The revamped UI, dynamic type, new multitasking modes, and 64-bit support point to new classes of apps -- and devices
Making text legible
Another way Apple put those extra screen pixels to use was to support better typography. iOS 7 implements dynamic type: typefaces that can scale to all sorts of sizes and still retain their shape and weight. Instead of point sizes or type families, you simply specify a style and let iOS handle the details.
There are a number of style types to choose from, and they parallel those found in HTML tags: Headine 1, Headline 2, Subheadline 1, Subheadline 2, Body, Footnote, Caption 1, and Caption 2. If necessary, you can tweak the size and character spacing, again using semantic terms rather than actual point sizes. Support for dynamic type, ligatures, kerning, and accessibility type sizes are supported throughout the OS.
A new framework, TextKit, implements the dynamic type features. It is a high-level text layout API layered over the low-level CoreText text layout engine. All text-related UI elements (such as
UITextView) now use TextKit to manage text layout. TextKit can readily arrange styled text into paragraphs, columns, and pages. For complex layouts in which graphics are combined with text, you simply provide a Bezier path that outlines the graphic. TextKit lays out the text and avoids placing text within the path. This goes a long way toward supporting more sophisticated content delivery.
For the record, iOS was a full-blown multitasking OS from the very beginning. At its core iOS uses the same Mach kernel and BSD libraries as its desktop sibling, OS X. Certain apps, such as Mail, Music, and Clock, ran in the background. However, Apple restricted access of third-party apps to the multitasking capabilities for security purposes, and the early hardware was limited in processing power, memory, and battery life anyway.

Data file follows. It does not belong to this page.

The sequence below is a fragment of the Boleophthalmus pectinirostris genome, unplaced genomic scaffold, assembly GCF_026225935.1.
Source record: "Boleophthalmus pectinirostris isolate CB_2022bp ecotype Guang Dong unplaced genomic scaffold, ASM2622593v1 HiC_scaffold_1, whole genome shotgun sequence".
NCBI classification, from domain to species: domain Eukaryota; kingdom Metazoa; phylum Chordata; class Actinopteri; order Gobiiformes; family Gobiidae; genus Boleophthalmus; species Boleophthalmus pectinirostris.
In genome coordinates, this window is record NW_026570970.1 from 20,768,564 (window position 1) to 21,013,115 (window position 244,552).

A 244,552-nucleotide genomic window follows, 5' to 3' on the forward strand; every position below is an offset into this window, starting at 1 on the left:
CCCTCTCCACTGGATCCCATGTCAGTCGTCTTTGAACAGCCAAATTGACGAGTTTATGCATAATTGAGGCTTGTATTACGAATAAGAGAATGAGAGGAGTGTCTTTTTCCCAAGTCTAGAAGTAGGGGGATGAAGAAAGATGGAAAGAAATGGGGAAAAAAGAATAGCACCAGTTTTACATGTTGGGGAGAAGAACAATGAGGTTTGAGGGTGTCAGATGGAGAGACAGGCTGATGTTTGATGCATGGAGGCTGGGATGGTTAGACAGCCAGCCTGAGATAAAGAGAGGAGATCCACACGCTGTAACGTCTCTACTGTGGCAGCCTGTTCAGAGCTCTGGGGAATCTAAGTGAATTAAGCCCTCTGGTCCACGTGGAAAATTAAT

In iOS 4, limited multitasking was introduced to support apps that performed background audio playback, background location tracking, and push notifications. In iOS 7, several new background modes have been added: background fetch, remote notifications, and background transfers. The purpose behind these new modes is to keep your app's data current at all times -- even if the data updates come from a remote server.
Background fetch allows an app to fetch information periodically. To implement this, you notify iOS of the fetch interval using a
UIApplication method call. Based on the interval, iOS periodically launches your app. Your app then invokes a fetch delegate method that grabs the data and exits.
Remote notification allows your app to respond to messages pushed from a server. iOS launches your app when the notification arrives. The app connects to the server, collects the payload, then exits.
Background transfers enable your app to manage larger data transfers. Your app launches and uses a delegate method that starts a session with a server. The delegate handles authentication to the server and possibly multiple transfer operations.
For all three multitasking modes, the app must call a completion handler that reports to iOS if the fetch operation was a success or not. In the event of a failure, iOS can restart your app later to retry the fetch or transfer.
You may still be better off sticking with Win7 or Win8.1, given the wide range of ongoing Win10...
Microsoft buried a Get Windows 10 ad generator inside this month's Internet Explorer security patch for...
Here’s the best of the best for Windows 10. Sometimes good things come in free packages
Customers are up in arms, and the FCC must finally draw the lines with open internet regulations
The open source operating system celebrates its 25th anniversary this month
Version 7.0 offers tuples and pattern matching along with performance and coding improvements
Not enough enterprises are using their cloud migrations to finally bring their data security up to...